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 Post subject: times tablesPosted: Wed Nov 08, 2006 1:11 pm

Joined: Sun Oct 29, 2006 11:17 am
Posts: 4
Hi
Anyone have any tips on helping to learn times tables,my son's ok up to the six times but a bit iffy from there.Any tips greatly appreciated!!

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 Post subject: Posted: Wed Nov 08, 2006 2:34 pm
How old are they?

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 Post subject: Posted: Wed Nov 08, 2006 9:16 pm

Joined: Sun Oct 29, 2006 11:17 am
Posts: 4
He's almost 10.

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 Post subject: Posted: Wed Nov 08, 2006 10:19 pm
Hi

Work with a timestable square.

You say that he knows all his tables up to six and I assume he knows his 10 times tables.

Cross out all the sums that he knows.

There are a number of strategies for learning 9x table. For example 8 x 10 = 80, 80 - 8 = 72 etc. Test him with this strategy then cross out the 9x table.

Teach him that 7 x 4 is the same as 4 x 7, then cross out all duplicated sums.

You will find that the sums left over are the main sums that children have difficulty with i.e.

6 x 6
6 x 7
6 x 8

7 x 7
7 x 8

8 x 8

Once you get to this stage he should realise that he knows far more than he thinks he knows and practicing the above sums will be quite easy.

Regards

Mike

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 Post subject: Free Table SquarePosted: Wed Nov 08, 2006 10:56 pm
There is a free times table square that you can print off in the free download section of this website:

http://www.elevenplusexams.co.uk/pdf/Ma ... _Aid_1.pdf

You may find this useful. All you have to do is print it off.

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 Post subject: Thanks!Posted: Thu Nov 09, 2006 11:02 am

Joined: Sun Oct 29, 2006 11:17 am
Posts: 4
Hi,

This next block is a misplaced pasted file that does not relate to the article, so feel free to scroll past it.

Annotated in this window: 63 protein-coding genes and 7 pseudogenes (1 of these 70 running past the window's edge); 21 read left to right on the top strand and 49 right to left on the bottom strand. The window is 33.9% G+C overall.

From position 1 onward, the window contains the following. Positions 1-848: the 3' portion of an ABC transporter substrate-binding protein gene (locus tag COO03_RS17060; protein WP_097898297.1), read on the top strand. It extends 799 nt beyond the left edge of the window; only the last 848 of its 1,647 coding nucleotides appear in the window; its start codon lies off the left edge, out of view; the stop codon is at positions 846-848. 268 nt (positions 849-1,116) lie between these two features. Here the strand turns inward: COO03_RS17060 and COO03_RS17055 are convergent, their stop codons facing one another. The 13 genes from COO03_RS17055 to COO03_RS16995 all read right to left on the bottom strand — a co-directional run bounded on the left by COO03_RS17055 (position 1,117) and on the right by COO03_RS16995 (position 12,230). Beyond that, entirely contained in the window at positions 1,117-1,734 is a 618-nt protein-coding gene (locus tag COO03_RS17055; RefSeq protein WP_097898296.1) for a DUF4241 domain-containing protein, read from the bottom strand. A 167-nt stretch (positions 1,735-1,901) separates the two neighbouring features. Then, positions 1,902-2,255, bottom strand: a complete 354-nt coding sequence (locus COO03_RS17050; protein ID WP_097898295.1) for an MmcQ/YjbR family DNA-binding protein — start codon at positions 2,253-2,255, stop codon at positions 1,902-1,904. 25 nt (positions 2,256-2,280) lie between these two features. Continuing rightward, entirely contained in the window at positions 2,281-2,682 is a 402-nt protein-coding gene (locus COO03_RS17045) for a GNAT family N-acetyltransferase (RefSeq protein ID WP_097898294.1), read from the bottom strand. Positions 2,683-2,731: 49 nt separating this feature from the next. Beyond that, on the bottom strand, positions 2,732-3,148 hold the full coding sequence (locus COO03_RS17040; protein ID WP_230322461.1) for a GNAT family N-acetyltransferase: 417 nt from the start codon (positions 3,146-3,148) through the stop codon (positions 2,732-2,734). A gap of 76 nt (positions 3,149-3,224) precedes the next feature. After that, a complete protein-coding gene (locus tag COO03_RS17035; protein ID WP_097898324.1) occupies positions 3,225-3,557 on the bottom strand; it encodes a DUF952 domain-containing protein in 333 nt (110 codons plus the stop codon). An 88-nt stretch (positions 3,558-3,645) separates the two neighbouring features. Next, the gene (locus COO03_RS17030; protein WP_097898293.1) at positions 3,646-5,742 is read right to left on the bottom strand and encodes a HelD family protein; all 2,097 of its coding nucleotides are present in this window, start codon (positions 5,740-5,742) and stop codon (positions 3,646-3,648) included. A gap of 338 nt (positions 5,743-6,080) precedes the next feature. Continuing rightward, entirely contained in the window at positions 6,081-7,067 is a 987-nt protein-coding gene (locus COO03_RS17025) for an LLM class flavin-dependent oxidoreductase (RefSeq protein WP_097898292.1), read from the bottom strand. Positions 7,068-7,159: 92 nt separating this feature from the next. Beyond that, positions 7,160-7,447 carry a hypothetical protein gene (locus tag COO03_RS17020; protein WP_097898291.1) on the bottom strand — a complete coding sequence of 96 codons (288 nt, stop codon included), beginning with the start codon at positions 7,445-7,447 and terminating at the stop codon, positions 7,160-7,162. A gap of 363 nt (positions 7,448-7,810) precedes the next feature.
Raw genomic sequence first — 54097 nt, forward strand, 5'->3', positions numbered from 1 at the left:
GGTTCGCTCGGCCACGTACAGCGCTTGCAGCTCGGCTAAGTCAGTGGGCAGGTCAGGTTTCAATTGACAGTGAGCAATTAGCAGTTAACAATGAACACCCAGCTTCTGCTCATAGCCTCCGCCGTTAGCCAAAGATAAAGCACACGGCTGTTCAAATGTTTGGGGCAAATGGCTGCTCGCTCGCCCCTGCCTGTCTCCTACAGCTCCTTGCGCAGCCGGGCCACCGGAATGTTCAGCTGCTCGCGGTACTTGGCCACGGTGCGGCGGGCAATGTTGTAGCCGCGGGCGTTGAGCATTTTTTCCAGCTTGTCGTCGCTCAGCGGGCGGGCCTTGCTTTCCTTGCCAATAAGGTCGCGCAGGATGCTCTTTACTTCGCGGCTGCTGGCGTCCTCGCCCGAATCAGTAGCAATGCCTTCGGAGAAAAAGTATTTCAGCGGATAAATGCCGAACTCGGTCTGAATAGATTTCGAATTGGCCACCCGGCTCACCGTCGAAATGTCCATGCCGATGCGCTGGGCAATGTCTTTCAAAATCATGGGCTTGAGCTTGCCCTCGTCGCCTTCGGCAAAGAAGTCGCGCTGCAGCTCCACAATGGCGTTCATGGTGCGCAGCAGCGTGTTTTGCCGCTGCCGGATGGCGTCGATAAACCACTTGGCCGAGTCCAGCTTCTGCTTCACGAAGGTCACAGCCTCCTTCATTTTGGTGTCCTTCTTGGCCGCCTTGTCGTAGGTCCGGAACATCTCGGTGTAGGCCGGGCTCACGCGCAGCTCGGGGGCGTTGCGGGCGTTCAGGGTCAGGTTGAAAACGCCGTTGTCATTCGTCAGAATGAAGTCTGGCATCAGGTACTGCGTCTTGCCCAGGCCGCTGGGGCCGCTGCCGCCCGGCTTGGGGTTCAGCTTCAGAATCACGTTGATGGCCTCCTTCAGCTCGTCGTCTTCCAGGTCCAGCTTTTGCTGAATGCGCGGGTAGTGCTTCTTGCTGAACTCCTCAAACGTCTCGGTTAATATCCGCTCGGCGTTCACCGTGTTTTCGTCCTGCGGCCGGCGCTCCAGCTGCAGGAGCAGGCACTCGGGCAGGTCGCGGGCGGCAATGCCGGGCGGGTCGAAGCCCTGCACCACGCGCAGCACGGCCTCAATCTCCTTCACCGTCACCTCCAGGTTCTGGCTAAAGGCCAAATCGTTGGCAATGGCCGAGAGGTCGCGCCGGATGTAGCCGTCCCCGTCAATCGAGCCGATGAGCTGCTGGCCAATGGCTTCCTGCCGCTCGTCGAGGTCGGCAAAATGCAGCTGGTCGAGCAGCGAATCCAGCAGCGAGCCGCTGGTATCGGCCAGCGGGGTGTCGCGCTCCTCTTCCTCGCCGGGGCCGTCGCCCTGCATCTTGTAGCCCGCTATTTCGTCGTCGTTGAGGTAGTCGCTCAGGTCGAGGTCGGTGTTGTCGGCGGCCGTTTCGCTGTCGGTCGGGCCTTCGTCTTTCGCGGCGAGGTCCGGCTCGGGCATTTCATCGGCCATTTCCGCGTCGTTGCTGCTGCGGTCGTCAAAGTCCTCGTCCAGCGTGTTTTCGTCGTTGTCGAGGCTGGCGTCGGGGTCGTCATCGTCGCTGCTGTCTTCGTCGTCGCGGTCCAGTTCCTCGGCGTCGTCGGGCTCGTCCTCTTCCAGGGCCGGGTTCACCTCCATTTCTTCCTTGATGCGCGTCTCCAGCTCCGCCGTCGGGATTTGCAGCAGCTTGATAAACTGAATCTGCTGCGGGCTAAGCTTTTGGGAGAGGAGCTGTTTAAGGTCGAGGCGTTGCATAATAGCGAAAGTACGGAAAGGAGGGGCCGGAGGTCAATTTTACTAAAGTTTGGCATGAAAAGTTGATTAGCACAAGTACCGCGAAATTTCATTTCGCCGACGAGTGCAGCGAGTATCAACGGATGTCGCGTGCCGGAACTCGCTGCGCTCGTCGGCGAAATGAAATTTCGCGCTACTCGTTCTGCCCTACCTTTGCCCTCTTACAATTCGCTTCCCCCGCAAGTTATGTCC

Thanks for your helpful replies,much appreciated!

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 Post subject: Posted: Thu Nov 09, 2006 1:48 pm
I bought timetable disco music tape for my daughter and it really helped. Great for the reluctant ones!

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 Post subject: Times tablesPosted: Thu Nov 09, 2006 7:38 pm

Joined: Wed Nov 08, 2006 7:48 pm
Posts: 27
Hello

I agree with the post from Mike. Helping your son grasp how many tables he already knows is a good idea. You can take this further by explaining the link between multiplication tables and division sums. My experience in school tells me that there are no shortcuts and they have to be learnt wrote or parrot fashion. Anything that makes this easier is worth incorporating.
Stephen

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 Post subject: Posted: Thu Nov 09, 2006 11:21 pm
On a lighter note - My son also had a mental block especially with 8 x 8 until someone said 8 x 8 = 'sick on the floor (64) - funny how he never forgot that particular answer again.

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 Post subject: Posted: Fri Nov 10, 2006 12:48 am
Hi

Ultimately a student should just know that 7 x 8 = 56 without thinking too much about it.

The recital of timestables allows the child to learn the series of numbers but I tend recall a school joke where little Johnny was asked to recite his six times tables, he replied dah, dah, de, dah, dah, dah, de, dah, dah, dah, de, dah, sorry miss I know the tune, but I don't know the words.

I believe that tables should be taught as rote initially, then each table should be randomised so that the students imprint the individual sums in their long term memory and is able to recall them.

When a student gets to the 6 difficult sums I suggest the following activity:

e.g. learning 7 x 6 = 42

Calmly say, seven times six is forty-two, seven times six is forty-two, seven times six is forty-two...................(nine times)

The psychology behind this is that an individual can store 7 items +/- 2 in their short term memory. If the short term memory is "loaded" with nine identical pieces of information then it is likely that a large portion of this information will transfer into long term memory for later recall.

24 hours after the first exercise the student should be tested for recall, if recall is not successful then the exercise should be repeated.

This is a neat little trick that should only take one-two minutes per day for three or four days.

Regards

Mike

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